In theory, yes – this is generally true (see also my response about the demographics piece replicated in assertion #3 below). The problem here, though, as we all should know by now, is that once we move away from the theory in support of value-added, this theory more or less crumbles. The majority of the research on this topic explains and evidences the reasons why. Is value-added better than what “we” did before, however, while measuring student achievement once per year without taking growth over time into consideration? Perhaps, but if it worked as intended, for sure!

2. Value-added assessment focuses on student growth, which allows teachers and students to be recognized for their improvement. This measurement applies equally to high-performing and advantaged students and under-performing or disadvantaged students.

Indeed, the focus is on growth (see my response about growth in assertion #1 above). What the author of this post does not understand, however, is that his latter conclusion is likely THE most controversial issue surrounding value-added, and on this all topical researchers likely agree. In fact, authors of the most recent review of what is actually called “bias” in value-added estimates, as published in the peer-reviewed Economics Education Review (see a pre-publication version of this manuscript here), concluded that because of potential bias (i.e., “This measurement [does not apply] equally to high-performing and advantaged students and under-performing or disadvantaged students“), that all value-added modelers should control for as many student-level (and other) demographic variables to help to minimize this potential, also given the extent to which multiple authors’ evidence of bias varies wildly (from negligible to considerable).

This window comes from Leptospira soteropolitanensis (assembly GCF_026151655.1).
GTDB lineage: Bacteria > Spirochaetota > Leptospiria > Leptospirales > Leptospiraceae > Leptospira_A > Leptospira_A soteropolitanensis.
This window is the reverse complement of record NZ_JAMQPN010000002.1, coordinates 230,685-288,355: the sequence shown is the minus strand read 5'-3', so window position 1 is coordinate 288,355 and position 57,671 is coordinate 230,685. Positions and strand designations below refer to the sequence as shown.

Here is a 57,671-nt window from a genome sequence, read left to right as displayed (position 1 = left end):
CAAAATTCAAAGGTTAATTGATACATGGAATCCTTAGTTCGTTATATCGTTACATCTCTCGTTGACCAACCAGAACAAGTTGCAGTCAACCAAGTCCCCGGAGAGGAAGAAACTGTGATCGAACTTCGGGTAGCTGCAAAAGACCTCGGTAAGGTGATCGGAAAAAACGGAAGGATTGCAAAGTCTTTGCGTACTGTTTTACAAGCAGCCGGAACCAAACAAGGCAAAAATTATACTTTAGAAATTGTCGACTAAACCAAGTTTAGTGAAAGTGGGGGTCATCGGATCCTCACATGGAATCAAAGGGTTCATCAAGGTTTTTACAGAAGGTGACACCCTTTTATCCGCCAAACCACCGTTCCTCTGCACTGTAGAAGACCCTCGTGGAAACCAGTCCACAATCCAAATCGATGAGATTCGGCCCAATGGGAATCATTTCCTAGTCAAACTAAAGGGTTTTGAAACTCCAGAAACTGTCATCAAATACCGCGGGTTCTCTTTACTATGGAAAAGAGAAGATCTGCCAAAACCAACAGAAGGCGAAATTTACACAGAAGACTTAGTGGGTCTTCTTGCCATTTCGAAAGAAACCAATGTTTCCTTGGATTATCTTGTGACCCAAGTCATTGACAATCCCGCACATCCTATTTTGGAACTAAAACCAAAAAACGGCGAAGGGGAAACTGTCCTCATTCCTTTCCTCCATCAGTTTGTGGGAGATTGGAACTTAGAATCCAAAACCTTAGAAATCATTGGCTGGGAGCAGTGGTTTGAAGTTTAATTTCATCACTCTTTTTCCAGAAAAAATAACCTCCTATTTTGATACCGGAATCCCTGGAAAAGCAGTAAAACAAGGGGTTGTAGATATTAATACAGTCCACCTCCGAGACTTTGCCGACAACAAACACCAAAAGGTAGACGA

3. Value-added assessment provides results that are tied to teacher effectiveness, not student demographics; this is a much more fair accountability measure.

See my comment immediately above, with general emphasis added to this overly simplistic take on the extent to which VAMs yield “fair” estimates, free from the biasing effects (never to always) caused by such demographics. My “fairest” interpretation of the current albeit controversial research surrounding this particular issue is that bias does not exist across teacher-level estimates, but it certainly occurs when teachers are non-randomly assigned highly homogenous sets of students who are gifted, who are English Language Learners (ELLs), who are enrolled in special education programs, who disproportionately represent racial minority groups, who disproportionately come from lower socioeconomic backgrounds, and who have been retained in grade prior.

4. Value-added assessment is not a stand-alone solution, but it does provide rich data that helps educators make data-driven decisions.

This is entirely false. There is no research evidence, still to date, that teachers use these data to make instructional decisions. Accordingly, no research is linked to or cited here (as well as elsewhere). Now, if the author is talking about naive “educators,” in general, who make consequential decisions as based on poor (i.e., the oppostie of “rich”) data, this assertion would be true. This “truth,” in fact, is at the core of the lawsuits ongoing across the nation regarding this matter (see, for example, here), with consequences ranging from tagging a teacher’s file for receiving a low value-added score to teacher termination.

5. Value-added assessment assumes that teachers matter and recognizes that a good teacher can facilitate student improvement. Perhaps we have only value-added assessment to thank for “assuming” [sic] this. Enough said…

Or not…